Into Oregon We Go

The great Ben Gaye Debocale of 2016 took place in Cascade Locks on our zero day. Kyle and I, sore and exhausted after our ten days out in Washington had been planning an exchange of massages, focused mostly on the back, legs and feet. We had gotten it in our heads that using Ben Gaye as a massage lubricant would be a good idea. Then you get the massage and the healing icy hot power of Ben Gaye, all at the same time. However, about half way through my massage I suddenly began to rethink the whole thing. Covering half of ones body in Ben Gaye is a lot of icy hot. My whole body was on fire, I could taste menthol in my mouth, I began to become paranoid that it was entering my blood stream. In a panic I asked Kyle to check the box for a warning about percent of your body you were allowed to cover in Ben Gaye. I was worried it was like a burn, if more than ten percent of your body is burned you have a serious problem on your hands. He looked and reported back that no such warning existed, but he agreed, it was not a pleasant feeling. We sat in bed, shivering and watching the Olympics, waiting for our bodies to begin to exhibit weird symptoms, but they never did. We survived the Ben Gaye Debocable, but I would not recommend rubbing ones self from head to toe in Ben Gaye to anyone else. No matter how bad your body hurts. 

Other then that we basically just ate a lot of cereal and felt pretty patriotic as we watched the Olympics. The next day came too quickly and we hiked out rather late after watching men’s fencing. As we were leaving town we made an incredible and regrettable discovery. On the edge of town was a man selling homemade tamales out of the back of his Toyota Corola. Incredible because they were unbelievably delicious, regrettable because we didn’t discover them sooner and therefore only got the chance to eat one apiece. We seriously considered buying our weight in tamales and staying in town another day so we could consume them, but our tight schedule was calling, so we pushed on. 

That first day out of Cascade Locks was a short one. We had decided to take the actual PCT instead of the Eagle Creek Alternate because of a mellower elevation profile and because we had a shorter day that day anyway, so why not? We had a massive climb right of the bat but after reaching the top things mellowed out nicely and we ended our day at a lovely little campsite with a spring and a couple section hikers. We had glimpsed hood for the first time that day and we’re excited to get up close and personal with it the next day.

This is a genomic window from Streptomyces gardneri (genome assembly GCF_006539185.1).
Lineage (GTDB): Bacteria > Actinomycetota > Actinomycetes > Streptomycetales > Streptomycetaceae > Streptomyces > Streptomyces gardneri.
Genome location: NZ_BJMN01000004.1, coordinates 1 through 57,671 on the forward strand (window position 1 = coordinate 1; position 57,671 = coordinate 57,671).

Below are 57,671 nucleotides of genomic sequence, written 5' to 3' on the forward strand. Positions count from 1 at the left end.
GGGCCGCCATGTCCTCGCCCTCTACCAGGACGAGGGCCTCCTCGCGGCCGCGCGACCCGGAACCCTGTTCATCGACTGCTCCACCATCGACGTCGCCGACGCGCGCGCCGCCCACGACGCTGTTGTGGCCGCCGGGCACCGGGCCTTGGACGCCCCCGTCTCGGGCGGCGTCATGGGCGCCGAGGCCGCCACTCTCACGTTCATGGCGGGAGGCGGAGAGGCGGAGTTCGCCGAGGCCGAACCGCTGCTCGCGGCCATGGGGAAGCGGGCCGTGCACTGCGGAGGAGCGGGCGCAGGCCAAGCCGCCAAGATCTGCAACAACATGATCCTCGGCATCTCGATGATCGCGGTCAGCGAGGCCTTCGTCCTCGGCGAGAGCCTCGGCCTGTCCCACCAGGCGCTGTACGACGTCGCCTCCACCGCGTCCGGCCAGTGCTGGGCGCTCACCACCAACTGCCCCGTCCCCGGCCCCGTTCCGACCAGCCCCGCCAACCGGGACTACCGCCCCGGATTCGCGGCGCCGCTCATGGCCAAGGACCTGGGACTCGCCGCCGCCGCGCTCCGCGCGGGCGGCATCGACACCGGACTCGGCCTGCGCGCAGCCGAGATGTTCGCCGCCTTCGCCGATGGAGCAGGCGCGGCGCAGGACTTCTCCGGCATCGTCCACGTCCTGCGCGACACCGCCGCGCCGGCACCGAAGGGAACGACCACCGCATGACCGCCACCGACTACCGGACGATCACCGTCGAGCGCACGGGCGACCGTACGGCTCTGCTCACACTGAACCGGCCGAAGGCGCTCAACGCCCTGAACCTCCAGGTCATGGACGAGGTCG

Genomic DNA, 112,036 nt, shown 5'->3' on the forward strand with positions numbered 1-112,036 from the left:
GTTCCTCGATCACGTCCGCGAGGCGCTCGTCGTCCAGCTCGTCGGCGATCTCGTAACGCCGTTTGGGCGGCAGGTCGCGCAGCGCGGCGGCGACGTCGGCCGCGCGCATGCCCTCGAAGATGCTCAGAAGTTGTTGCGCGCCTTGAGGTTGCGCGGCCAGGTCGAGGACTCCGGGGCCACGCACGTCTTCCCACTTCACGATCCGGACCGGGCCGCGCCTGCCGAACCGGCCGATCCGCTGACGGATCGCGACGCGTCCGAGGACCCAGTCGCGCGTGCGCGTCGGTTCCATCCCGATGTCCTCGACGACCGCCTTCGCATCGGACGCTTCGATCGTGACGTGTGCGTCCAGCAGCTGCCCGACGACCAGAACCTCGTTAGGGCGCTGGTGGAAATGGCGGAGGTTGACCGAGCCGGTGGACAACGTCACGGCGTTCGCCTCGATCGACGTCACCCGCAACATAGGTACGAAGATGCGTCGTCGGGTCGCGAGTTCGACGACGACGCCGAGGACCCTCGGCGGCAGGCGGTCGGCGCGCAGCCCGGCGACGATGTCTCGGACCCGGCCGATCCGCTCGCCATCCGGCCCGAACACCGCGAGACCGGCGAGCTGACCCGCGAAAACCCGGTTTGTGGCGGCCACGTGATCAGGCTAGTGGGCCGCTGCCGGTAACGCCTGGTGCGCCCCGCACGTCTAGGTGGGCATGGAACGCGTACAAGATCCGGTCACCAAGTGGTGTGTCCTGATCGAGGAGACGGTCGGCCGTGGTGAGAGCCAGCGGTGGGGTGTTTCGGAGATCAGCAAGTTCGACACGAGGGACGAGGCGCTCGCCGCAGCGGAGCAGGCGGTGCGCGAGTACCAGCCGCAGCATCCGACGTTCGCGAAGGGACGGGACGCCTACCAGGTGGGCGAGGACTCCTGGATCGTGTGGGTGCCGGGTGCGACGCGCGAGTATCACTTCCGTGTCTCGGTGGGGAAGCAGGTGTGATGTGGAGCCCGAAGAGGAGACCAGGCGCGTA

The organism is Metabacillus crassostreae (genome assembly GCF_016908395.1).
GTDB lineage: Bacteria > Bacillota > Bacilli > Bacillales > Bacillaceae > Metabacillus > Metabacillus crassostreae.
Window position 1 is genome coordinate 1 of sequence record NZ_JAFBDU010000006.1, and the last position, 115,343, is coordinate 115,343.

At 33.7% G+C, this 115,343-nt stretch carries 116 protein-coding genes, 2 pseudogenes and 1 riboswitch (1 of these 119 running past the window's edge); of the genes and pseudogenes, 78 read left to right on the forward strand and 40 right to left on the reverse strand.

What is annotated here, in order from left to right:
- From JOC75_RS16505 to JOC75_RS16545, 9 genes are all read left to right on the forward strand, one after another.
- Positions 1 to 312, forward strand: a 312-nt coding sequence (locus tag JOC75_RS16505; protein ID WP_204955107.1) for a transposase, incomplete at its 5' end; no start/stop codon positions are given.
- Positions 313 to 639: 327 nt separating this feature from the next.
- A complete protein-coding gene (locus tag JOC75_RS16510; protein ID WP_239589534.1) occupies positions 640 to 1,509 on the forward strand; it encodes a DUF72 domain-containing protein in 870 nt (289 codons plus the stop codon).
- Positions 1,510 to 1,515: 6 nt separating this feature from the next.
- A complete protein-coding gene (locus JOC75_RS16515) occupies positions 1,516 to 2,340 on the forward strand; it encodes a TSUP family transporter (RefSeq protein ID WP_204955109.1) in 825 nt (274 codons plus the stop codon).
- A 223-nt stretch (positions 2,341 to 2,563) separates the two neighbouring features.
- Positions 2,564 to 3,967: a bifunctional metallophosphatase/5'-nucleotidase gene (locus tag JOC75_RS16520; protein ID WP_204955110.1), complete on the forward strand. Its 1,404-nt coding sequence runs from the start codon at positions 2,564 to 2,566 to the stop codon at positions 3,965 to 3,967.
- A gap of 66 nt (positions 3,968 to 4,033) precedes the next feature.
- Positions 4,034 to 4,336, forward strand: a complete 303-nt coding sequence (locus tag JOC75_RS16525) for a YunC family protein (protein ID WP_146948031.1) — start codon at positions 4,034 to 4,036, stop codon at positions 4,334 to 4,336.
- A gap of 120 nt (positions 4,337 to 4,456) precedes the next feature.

One of the most amazing things out here, lately, is that when you are putting in 25+ mile days a mountain that you see at the beginning of the day becomes the mountain whose slopes you are camped on at the end of the day. That was what our second day out of Cascade Locks was like. We had just seen Hood in the distance the day before, but after twenty eight long miles, full of short abrupt ups and downs and one big climb at the end of the day we found ourselves camping in a little hollow, the bulk of the mountain rising up above us. The end of the day actually found us in rather low spirits, the last climb had been hard and long and we kept passing people who had been hiking around us in California, only now they were about to enter Washington. It is hard to see people so far ahead of you, so close to a new milestone and ultimately the end, when you still feel like you have so much left to do. It sure isn’t a moral booster. But just as we were getting into our tent, grumbling that we were camped all alone and sure we would be woken up by pesky elk that sounded like bears we looked up to see Hood lit up by the setting sun. 

Despite my weary limbs I forced myself to grab the camera and head up to the ridge above us for a better look. When I got there I discovered that Hood wasn’t even the main attraction. When I looked out the small river valley I was perched above, I found I was looking straight out at Helens and Adams, hulking dark shapes in the bring orange sky. Clouds that we hadn’t noticed earlier were strung across the sky in skinny long strips, like cloud tubes, the sun highlighting their curves and creating shadows in their depths. We didn’t even look at hood during the whole sunset, instead we were captivated by the sky, which seemed as animated as a firework show, constantly changing, clouds morphing, colors becoming more and more vivid, until suddenly the color went out of everything, and a calm grey blue settled over the hills and valleys and finally the clouds. Kyle and I cheered and were joined by another hiker who had showed up right for the end of the sky symphony. So, as the cherry on top, we didn’t have to camp alone that night. Oh, and did I mention, the next morning we were headed in to the Timberline Lodge for an All You Can Eat breakfast Buffett, something we had been looking forward to for a while now. 

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As Edward Abbey said, "An indoor life is the next best thing to a premature burial."

3 thoughts on “Into Oregon We Go

  1. Regarding your this and the last post: your writing, which has always been interesting, as well as, introspective, has become more lyrical and complelling as the journey continues. These latest demonstrate a rare gift for expression.

  2. Happy to see you back on here after so many days without hearing from you! Beautiful stories of sunsets and magical moments!

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